...the foremost Filipino novelist in English... his novels deserve a much wider readership than the Philippines can offer. His major work, the Rosales saga, can be read as an allegory for the Filipino in search of an identity...

— Ian Buruma, The New York Review of Books[12]

Sionil José writes English prose with a passion that, at its best moments, transcends the immediate scene. (He) is a masterful short story writer...

— Christine Chapman, International Herald Tribune, Paris[12]

"...America has no counterpart to José – no one who is simultaneously a prolific novelist, a social and political organizer, and a small scale entrepreneur...José's identity has equipped him to be fully sensitive to the nation's miseries without succumbing, like many of his characters to corruption or despair...

— James Fallows, The Atlantic Monthly[12]

"...The reader of his well crafted stories will learn more about the Philippines, its people and its concerns than from any journalistic account or from a holiday trip there. José's books takes us to the heart of the Filipino mind and soul, to the strengths and weaknesses of its men, women, and culture.

— Lynne Bundesen, Los Angeles Times[12]

See also[edit]


  1. ^ a b c d e f g Jose, F. Sionil (30 July 2003). "Sense of the City: Manila". BBC News. Retrieved 14 June 2007.
  2. ^ a b c d e f "Author Spotlight: F. Sionil Jose". Random House. Retrieved 14 June 2007.
  3. ^ a b c d e f Macansantos, Priscilla S. (25 April 2007). "A Hometown as Literature for F. Sionil José". Global Nation. Inquirer.net. Archived from the original on 16 July 2011. Retrieved 14 June 2007.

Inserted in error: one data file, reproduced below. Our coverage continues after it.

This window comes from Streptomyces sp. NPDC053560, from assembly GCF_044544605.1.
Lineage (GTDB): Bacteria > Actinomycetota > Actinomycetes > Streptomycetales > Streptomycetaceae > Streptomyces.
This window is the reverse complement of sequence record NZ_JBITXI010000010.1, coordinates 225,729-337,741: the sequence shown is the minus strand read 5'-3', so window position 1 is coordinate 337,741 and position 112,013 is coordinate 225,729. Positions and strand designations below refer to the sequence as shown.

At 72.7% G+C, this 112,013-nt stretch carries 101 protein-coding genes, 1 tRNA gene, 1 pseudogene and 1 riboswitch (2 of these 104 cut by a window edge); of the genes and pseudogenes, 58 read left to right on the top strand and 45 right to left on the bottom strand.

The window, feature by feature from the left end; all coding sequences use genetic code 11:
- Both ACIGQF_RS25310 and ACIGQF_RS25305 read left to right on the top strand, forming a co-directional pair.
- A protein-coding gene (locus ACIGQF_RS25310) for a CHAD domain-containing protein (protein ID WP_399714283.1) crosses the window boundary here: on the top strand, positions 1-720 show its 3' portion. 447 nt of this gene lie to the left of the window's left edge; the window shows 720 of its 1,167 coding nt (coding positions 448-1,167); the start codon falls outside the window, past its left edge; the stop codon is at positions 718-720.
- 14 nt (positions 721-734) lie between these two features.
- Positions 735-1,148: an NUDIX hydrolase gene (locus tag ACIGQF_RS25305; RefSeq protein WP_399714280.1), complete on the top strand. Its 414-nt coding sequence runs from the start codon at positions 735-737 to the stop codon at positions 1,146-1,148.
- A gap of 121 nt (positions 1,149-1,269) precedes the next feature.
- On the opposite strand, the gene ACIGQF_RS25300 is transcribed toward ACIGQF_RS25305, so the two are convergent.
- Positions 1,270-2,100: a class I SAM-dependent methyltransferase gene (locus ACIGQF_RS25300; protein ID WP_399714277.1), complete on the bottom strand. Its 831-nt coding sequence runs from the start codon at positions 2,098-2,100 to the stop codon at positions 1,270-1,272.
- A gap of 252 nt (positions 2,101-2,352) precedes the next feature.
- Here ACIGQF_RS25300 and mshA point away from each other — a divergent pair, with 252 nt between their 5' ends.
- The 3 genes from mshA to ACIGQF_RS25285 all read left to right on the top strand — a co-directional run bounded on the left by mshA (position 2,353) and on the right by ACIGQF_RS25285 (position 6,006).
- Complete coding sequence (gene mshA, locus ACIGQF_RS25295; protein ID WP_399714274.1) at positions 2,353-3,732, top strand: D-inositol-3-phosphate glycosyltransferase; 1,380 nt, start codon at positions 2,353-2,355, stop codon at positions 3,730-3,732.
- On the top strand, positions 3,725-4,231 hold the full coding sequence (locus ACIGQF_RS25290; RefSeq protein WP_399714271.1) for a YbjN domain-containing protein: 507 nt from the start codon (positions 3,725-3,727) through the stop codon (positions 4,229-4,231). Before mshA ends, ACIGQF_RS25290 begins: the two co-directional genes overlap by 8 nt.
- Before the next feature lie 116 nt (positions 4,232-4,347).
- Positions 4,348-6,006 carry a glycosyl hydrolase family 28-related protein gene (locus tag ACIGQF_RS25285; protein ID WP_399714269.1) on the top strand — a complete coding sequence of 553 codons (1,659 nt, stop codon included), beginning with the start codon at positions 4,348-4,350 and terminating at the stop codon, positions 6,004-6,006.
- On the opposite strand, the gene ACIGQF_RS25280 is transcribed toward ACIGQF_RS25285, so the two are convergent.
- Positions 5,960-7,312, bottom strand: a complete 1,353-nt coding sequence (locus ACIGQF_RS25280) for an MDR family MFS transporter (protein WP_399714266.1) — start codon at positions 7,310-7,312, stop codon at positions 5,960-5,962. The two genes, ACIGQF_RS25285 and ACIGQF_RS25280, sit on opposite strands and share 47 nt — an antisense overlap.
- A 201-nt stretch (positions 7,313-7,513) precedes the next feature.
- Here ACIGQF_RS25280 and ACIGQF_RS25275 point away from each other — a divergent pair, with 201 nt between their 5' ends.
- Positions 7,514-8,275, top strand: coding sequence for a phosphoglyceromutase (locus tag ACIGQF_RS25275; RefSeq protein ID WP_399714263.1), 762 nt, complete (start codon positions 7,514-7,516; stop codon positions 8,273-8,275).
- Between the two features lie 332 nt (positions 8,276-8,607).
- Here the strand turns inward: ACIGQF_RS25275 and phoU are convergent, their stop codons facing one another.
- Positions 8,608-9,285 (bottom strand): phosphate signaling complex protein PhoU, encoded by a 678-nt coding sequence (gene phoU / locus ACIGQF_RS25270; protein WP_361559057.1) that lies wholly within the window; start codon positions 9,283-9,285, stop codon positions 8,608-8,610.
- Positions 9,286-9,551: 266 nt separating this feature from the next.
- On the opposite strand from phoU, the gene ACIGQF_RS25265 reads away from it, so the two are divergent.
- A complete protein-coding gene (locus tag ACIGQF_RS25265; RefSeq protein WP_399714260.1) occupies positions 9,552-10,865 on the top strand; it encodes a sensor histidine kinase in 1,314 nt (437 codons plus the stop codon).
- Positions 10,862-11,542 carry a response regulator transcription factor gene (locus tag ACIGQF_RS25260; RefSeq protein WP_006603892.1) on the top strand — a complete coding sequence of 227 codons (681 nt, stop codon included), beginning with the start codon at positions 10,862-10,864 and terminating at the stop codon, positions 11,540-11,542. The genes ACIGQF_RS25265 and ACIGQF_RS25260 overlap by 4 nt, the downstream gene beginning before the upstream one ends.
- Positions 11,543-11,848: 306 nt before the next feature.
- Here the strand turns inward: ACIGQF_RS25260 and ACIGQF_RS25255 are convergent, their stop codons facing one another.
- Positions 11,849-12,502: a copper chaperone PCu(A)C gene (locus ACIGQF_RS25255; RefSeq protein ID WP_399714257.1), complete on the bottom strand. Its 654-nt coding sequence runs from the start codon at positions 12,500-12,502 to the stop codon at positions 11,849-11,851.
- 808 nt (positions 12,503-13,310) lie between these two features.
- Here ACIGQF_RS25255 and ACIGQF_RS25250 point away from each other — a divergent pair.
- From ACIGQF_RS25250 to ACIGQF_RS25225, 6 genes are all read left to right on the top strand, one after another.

4. ^ a b c d e f Yabes, Leopoldo Y. and Judson Knight. "Francisco Sionil Jose Biography". Contemporary Novelists, Vol. 16. Jrank.org. Retrieved 16 June 2007.
  5. ^ Garcia, Cathy Rose. (27 April 2007). "Author F. Sionil Jose's Insight on Philippines". Arts & Living. The Korea Times. Retrieved 19 December 2008.
  6. ^ Garcia, Cathy Rose. (27 April 2007). "Author F. Sionil Jose's Insight on Philippines". BookAsia.org (Korean website). Retrieved 19 December 2008.
  7. ^ Scalice, Joseph (17 December 2004). "Articulating Revolution: Rizal in F. Sionil José's Rosales Saga". Archived from the original on 14 February 2008. Retrieved 19 December 2006.
  8. ^ José, F. Sionil (11 September 2011). "Why we are shallow". The Philippine Star. Retrieved 11 October 2014.
  9. ^ "Guest of Honor Introduction - NATIONAL ARTIST FOR LITERATURE – MR. F. SIONIL JOSE". Carlos Palanca Memorial Awards. 2011. Retrieved 28 April 2016.
  10. ^ "Culture Profile: F. Sionil José". About Culture and Arts. National Commission for Culture and Arts. 2002. Retrieved 16 June 2007.
  11. ^ Makosinski, Art (1996). "Francisco Sionil José – A Filipino Odyssey". ME.UVIC.ca. Archived from the original on 11 June 2007. Retrieved 16 June 2007.
  12. ^ a b c d Makosinski, Art. "About Francisco Sionil José". Engr.Uvic.ca. Archived from the original on 9 June 2007. Retrieved 16 June 2007.

Further reading[edit]

External links[edit]